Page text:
PUT THE 2 BAGS OF CRUTONS IN A PAN AND ADD SOME BROTH

THE ONIONS AND CELERY AND THE PUREED MIXTURE AND STIR AROUND

AND ADD 2 TO 3 CANS OF CRÈME OF CELERY SOUP.

ADD POULTRY SEASONING AROUND TO TASTE. THE DRESSING SHOULD BE FAIRLY WET.

COOK IN THE OVEN UNTIL THE TOP IS BROWN AND CRUNCHY AND THE BOTTOM IS SOFT BUT NOT WET,

 LET ME KNOW HOW IT ALL TURNS OUT!

From Tessa: 

For the poultry seasoning, I just use poultry seasoning from the store—I think he included the list of ingredients in case poultry seasoning wasn’t available.

The goal is 180 for 8 hrs. You’ll want a poultry thermometer to plunge in in the morning just to be sure it’s done. We have typically pulled it out then, drained out much of the broth (for dressing, gravy, etc.), but left the turkeys wrapped in the foil for most of the day while we do other cooking. Sometimes we’ve put them back in for a warm up later on—right before serving. I think as a family we’re used to eating the turkey at room temp, and we don’t mind that (since it’s cooked), but if you want it hot you’ll want to reserve time at the end for putting them back in—just be aware when you put them back in that that can dry them out.

We don’t put our stuffing in the turkey, so we don’t stuff them and then put them back in—but we need the broth for the stuffing, so we drain it out and then close up the foil. Sometimes if you’ve done the foil well you can poke a small hole near the bottom and pour out a lot of broth without even opening up the turkey, and I usually do the poultry thermometer through the foil, so as to keep the turkey sealed for warmth.

The foil is really important. You’ll want to put two pieces side-by-side and fold them together (connecting them on the long side, sort of like a hem), and lay that in the bottom. Then put the turkey on that (in a casserole dish or on a baker or something). Then, do the same thing again (two pieces, folded with a hem), and lay that over the top, then connect the top section and bottom section with the same kind of hem . . .  does that make sense? The foil is really important for making lots of broth and keeping the meat moist—because turkey has such a tendency to be dry.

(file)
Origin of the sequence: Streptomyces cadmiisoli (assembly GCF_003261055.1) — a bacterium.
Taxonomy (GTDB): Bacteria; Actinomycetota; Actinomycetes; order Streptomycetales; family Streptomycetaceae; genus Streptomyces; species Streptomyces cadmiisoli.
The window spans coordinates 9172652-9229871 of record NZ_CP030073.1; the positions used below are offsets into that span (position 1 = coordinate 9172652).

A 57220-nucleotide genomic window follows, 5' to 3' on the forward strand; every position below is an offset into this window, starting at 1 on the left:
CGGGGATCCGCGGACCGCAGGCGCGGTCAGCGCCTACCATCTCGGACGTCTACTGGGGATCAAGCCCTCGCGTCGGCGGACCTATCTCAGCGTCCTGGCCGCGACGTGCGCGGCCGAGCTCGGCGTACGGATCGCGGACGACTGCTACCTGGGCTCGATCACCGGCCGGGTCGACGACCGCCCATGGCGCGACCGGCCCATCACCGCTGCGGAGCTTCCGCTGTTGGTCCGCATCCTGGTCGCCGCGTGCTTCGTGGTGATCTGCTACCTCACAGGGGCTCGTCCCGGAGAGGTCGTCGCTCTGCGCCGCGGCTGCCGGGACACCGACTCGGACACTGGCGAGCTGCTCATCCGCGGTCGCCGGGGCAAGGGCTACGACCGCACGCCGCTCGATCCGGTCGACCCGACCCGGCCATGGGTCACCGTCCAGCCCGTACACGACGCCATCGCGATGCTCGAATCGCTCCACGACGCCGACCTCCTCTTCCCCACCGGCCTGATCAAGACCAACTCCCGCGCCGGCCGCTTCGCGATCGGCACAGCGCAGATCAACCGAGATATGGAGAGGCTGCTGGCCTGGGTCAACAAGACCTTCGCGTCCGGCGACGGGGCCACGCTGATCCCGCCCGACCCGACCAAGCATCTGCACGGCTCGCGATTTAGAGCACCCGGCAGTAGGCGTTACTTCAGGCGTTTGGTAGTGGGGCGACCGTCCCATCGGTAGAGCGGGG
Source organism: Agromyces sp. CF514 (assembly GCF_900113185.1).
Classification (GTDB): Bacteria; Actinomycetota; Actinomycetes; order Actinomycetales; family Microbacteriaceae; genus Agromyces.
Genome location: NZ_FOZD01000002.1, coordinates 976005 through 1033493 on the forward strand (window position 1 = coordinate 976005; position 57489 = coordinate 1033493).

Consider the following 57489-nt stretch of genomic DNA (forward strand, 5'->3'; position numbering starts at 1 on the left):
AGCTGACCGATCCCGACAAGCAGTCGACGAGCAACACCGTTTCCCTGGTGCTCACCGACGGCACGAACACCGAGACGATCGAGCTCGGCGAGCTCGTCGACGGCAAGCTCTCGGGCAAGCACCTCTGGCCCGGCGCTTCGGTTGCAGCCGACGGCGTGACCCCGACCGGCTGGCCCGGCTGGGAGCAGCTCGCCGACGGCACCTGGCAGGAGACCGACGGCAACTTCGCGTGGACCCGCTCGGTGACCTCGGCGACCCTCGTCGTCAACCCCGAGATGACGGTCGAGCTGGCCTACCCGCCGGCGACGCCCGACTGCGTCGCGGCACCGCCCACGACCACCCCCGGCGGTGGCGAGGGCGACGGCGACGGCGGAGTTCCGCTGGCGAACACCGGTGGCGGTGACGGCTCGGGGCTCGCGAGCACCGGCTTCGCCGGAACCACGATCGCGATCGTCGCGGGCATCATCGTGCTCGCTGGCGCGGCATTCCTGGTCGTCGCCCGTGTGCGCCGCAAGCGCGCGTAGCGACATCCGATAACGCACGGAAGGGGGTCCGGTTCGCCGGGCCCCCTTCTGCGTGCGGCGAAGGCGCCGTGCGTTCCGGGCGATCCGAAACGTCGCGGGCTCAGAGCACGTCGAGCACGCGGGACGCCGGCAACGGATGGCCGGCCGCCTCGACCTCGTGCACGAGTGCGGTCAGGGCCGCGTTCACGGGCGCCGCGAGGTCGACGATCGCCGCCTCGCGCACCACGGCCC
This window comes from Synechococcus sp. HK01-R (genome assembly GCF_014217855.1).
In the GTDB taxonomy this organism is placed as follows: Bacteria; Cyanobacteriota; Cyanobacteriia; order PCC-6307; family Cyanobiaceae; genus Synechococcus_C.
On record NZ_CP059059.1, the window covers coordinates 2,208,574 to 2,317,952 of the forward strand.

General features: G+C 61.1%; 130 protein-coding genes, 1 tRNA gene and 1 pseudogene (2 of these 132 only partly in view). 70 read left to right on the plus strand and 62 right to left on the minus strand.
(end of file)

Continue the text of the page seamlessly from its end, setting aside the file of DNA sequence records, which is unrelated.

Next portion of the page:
Good luck!

Recipe Thursdays: Chicken Pot Pie

This is one of those recipes that has evolved over time. It started with a turkey pot pie recipe from my friend and first Mada roommate Melody–thanks Melody! But we always used chicken. Hers had a biscuit topping, which was tasty, and then a few years ago I switched to a pie crust top and bottom. I also switched to that canned veggie assortment of peas and carrots . . . just to make life easier! But the main thing about this recipe is that it’s very forgiving!! It’s one of those you can use at the end of the week to get rid of extra veggies—that’s one of the reasons I love it! Here’s what I do:

Ingredients – Filling:

  • Five garlic cloves, chopped
  • 1 onion, chopped
  • 1 chicken breast or pack of tenders
  • 2 T olive oil
  • any extra chopped, fresh veggies you want to use
  • 1-2 cups chicken broth (or water and bullion cubes)
  • ½ cup sour cream (or ½ cup heavy whipping cream + ½ T vinegar)
  • ¼ cup corn starch